• Overall
  • Performance
  • Story

Between black and white

Superb reading with twists and turns at every chapter. Life throws curve balls you just have to clear your mind, rethink your actions and live a mighty long time. Allow forgiveness

3 of 3 people found this review helpful

  • Overall
  • Performance
  • Story

Intriguing Southern legal drama

This book reminded me of John Grisham's novels. Full of twists and turns that kept me guessing till the very end. Having grown up in Limestone County, Alabama and with my great grandparents having lived and died in Giles County, Tennessee, I was always intrigued and appalled by the KKK history there. Great writing by Mr. Bailey. I will be reading The Professor next!

2 of 2 people found this review helpful

  • Overall
  • Performance
  • Story

Terrific mystery. Outstanding narration.

Having enjoyed the first in this series, I think this one is even better. The characters are complex and well-developed. It's often hard to separate the good guys from the bad guys. It is less of a courtroom drama than a mystery to be solved outside. Even if you guess the villain, as I did, your enjoyment will not be diminished. The how and why is even more important than the who. The narrator adds much to the pleasure of listening. I look forward to the next in the series.

2 of 2 people found this review helpful

  • Overall
  • Performance
  • Story
  • Wayne
  • Matthews, NC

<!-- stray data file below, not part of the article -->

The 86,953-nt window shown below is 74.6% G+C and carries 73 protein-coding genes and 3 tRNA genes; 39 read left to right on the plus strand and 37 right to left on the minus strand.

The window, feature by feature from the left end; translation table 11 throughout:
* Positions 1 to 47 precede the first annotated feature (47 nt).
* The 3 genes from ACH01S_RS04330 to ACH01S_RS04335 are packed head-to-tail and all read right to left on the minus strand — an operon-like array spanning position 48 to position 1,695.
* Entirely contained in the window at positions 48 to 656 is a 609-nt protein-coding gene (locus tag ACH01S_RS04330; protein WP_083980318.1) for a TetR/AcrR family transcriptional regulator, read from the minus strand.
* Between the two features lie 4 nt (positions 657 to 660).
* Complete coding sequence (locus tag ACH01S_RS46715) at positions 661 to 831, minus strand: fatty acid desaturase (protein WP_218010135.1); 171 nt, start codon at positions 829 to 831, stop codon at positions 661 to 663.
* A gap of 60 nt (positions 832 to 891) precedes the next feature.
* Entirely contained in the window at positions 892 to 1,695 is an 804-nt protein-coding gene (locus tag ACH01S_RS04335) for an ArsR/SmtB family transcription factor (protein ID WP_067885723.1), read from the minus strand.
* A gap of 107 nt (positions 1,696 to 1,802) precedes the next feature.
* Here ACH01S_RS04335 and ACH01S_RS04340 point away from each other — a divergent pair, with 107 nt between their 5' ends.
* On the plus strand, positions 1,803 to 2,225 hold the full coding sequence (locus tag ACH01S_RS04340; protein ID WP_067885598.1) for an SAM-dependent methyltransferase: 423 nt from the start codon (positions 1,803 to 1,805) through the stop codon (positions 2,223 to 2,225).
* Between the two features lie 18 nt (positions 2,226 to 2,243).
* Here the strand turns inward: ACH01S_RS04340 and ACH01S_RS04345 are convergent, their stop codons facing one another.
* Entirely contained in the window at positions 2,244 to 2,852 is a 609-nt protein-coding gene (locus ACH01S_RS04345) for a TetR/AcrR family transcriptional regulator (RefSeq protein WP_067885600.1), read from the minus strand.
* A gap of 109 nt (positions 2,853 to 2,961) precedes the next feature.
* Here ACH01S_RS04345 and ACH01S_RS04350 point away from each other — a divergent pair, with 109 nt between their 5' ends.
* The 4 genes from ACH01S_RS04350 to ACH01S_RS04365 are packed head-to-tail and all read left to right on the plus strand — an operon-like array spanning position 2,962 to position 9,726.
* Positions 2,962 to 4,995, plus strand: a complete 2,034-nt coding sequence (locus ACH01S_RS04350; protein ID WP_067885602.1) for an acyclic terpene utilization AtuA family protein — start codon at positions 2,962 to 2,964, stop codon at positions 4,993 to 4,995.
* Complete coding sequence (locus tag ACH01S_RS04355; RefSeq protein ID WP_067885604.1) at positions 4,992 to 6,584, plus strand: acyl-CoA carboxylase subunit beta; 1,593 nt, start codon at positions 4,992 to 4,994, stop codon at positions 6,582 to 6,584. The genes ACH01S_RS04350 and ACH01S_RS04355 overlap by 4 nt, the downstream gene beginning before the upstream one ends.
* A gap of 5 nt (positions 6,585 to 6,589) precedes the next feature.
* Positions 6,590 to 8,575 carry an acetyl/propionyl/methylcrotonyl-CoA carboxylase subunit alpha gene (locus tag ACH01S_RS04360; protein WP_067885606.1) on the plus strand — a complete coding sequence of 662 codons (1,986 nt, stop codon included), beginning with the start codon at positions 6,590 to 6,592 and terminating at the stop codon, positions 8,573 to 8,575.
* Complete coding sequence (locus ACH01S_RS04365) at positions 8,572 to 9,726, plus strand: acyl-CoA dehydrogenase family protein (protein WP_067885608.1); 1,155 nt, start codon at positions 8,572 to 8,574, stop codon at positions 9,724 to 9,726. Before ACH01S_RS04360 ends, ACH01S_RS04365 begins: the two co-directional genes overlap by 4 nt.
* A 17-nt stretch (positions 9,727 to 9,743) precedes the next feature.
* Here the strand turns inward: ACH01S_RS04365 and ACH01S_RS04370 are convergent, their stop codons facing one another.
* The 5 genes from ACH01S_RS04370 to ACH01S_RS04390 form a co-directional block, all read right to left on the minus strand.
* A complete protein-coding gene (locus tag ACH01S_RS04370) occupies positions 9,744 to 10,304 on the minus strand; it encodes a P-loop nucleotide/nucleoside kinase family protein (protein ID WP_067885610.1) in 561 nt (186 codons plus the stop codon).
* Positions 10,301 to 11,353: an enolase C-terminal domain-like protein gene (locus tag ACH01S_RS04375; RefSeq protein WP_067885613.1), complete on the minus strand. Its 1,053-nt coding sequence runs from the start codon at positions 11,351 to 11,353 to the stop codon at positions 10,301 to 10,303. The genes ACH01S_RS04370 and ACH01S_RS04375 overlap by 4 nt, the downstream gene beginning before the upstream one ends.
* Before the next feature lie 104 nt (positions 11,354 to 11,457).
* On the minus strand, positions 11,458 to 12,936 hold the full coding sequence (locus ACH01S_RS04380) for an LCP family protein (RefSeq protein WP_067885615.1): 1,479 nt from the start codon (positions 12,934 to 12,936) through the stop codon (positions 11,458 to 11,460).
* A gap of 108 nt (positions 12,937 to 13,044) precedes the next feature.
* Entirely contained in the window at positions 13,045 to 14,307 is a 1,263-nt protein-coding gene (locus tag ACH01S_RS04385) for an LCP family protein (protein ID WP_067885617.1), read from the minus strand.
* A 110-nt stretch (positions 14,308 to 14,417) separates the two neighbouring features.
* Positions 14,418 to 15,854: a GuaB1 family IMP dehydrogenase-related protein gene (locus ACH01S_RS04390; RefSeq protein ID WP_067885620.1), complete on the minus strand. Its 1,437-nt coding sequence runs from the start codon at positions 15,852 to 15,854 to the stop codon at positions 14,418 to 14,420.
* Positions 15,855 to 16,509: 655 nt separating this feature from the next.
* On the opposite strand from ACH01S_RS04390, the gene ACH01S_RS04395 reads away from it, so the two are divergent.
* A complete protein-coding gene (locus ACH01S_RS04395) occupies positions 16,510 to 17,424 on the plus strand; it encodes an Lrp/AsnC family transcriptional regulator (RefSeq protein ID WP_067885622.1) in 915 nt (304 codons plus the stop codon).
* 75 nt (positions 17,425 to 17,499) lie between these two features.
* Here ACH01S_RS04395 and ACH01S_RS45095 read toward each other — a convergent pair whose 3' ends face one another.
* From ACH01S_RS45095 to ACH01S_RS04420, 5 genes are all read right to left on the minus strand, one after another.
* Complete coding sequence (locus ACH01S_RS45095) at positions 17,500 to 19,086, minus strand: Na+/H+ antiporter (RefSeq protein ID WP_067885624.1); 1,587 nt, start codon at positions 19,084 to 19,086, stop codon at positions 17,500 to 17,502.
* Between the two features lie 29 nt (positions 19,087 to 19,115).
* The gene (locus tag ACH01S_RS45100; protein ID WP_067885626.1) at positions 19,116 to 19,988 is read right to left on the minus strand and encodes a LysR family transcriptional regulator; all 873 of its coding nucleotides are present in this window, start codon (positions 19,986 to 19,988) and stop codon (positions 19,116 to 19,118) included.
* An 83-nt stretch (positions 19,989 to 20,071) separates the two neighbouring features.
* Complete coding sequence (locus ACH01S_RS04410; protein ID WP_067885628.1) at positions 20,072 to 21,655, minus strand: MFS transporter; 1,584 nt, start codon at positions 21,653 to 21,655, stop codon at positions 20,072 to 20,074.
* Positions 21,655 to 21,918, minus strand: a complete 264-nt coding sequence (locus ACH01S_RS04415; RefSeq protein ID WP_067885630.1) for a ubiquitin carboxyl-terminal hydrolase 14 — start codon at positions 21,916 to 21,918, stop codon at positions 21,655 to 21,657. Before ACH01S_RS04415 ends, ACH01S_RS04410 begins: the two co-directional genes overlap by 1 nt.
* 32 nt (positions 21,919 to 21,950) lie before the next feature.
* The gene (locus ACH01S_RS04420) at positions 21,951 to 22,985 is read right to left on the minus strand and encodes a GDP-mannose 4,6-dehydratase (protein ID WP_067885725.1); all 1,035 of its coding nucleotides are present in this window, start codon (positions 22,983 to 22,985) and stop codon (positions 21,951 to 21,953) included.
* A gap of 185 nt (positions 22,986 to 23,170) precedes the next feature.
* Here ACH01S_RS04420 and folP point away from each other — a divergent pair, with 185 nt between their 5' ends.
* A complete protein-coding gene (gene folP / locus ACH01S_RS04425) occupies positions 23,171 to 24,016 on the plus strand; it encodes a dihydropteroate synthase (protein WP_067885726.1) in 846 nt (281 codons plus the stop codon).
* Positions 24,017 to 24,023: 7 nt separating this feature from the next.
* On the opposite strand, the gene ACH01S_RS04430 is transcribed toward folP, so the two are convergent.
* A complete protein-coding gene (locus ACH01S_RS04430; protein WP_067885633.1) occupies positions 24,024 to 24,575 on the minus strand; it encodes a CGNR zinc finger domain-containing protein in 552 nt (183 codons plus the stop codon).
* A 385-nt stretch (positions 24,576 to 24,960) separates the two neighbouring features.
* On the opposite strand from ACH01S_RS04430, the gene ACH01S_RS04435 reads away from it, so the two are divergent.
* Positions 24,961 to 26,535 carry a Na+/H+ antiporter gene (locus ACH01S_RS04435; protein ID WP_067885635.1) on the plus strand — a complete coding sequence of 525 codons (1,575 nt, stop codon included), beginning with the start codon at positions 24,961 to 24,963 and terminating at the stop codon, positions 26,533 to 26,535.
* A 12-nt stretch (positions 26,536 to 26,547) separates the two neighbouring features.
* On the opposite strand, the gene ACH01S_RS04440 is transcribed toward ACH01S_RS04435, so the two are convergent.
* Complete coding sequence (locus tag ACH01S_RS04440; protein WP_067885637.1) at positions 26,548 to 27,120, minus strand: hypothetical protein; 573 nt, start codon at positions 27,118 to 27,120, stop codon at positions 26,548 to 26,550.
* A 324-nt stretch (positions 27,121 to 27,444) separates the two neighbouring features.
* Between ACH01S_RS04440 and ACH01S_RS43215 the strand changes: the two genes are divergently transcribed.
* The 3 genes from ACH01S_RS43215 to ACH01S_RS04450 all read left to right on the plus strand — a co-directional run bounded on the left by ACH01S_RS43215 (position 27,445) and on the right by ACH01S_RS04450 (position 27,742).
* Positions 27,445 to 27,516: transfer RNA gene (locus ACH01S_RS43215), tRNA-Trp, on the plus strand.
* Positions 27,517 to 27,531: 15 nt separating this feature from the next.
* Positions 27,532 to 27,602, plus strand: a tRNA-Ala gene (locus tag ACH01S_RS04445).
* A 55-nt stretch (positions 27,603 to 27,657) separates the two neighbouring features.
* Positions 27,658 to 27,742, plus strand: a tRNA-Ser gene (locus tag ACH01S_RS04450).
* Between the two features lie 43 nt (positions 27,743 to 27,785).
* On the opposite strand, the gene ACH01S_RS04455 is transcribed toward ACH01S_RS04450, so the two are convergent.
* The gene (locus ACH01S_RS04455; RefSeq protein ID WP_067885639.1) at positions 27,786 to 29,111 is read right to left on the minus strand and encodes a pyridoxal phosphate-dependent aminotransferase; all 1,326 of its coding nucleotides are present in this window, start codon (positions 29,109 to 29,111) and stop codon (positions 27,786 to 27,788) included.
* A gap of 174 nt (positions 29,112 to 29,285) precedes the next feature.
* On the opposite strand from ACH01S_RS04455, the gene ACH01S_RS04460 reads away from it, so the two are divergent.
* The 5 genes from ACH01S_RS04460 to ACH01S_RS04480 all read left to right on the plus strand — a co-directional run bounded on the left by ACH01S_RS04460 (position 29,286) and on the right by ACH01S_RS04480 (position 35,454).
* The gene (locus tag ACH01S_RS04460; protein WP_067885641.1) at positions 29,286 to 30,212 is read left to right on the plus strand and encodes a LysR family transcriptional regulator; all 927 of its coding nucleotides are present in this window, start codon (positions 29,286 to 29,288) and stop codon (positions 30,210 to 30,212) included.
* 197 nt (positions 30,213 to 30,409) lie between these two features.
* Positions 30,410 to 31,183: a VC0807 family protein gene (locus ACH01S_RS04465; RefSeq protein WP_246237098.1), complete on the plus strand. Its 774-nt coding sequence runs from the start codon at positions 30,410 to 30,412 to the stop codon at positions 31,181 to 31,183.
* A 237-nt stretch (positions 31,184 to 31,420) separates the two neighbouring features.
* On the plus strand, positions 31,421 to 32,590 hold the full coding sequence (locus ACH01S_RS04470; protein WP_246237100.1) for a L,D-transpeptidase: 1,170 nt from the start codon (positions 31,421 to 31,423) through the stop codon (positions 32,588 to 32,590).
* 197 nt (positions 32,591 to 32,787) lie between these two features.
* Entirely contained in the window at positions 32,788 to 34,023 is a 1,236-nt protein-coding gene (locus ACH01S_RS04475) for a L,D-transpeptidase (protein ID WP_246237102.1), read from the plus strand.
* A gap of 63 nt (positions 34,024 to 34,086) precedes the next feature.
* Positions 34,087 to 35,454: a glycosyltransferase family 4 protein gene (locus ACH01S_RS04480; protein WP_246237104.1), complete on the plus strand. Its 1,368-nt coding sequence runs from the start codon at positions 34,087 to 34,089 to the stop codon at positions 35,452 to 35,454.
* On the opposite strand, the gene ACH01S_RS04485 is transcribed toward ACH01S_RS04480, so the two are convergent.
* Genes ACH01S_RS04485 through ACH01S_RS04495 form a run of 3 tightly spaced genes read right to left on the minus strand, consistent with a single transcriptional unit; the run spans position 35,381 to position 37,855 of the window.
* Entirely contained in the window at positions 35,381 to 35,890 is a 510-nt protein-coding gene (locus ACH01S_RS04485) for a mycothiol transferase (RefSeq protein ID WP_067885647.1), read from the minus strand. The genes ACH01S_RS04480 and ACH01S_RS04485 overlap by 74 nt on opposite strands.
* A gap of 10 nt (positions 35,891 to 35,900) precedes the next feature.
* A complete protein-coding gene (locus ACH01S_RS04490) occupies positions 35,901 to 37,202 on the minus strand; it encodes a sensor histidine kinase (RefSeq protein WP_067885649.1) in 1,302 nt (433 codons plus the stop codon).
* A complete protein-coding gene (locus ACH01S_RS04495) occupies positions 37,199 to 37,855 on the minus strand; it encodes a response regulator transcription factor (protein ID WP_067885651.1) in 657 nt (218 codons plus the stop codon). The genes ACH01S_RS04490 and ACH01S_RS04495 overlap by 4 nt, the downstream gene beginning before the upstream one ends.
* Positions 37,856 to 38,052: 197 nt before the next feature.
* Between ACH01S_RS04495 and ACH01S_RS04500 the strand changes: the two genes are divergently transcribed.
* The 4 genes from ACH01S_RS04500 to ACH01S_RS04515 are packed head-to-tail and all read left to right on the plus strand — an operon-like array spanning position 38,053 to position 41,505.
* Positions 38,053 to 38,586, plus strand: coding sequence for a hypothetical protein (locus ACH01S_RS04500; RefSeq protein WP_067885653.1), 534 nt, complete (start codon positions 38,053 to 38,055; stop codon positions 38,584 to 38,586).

• 08-31-16

Not quite 5 stars!

Between Black and White is a compelling legal thriller dealing with race relations. However, it is not quite as good as The Professor which was Book 1 in the McMurtrie & Drake legal thriller series. Worship of the University of Alabama football program and coach Paul "Bear" Bryant has gotten to be a bit much. Nevertheless, this is an outstanding legal thriller which I recommend. Eric G Dove does a superb job as narrator. This is a very worthwhile series.

8 of 10 people found this review helpful

  • Overall
  • Performance
  • Story
  • Lia
  • Sutton, Australia
  • 01-22-17

A Worthy Follow-On to "The Professor"

This is a very good story and a worthy follow-on to "The Professor ". (I highly recommend reading the books in order.). This story revolves around a lynching that occurred back in the time when the South actively discriminated against people of colour and the KKK, the ultimate gang of cowards, took matters into their own hands to dispense "justice". Mr. Bailey does a nice job weaving a tale that recalls those sad times, and at the same time reveals how people can change over time. There are a number of unexpected twists and turns that really make this an enjoyable read and will keep your attention.

Eric G. Dove was outstanding with the delivery of the story

8 of 11 people found this review helpful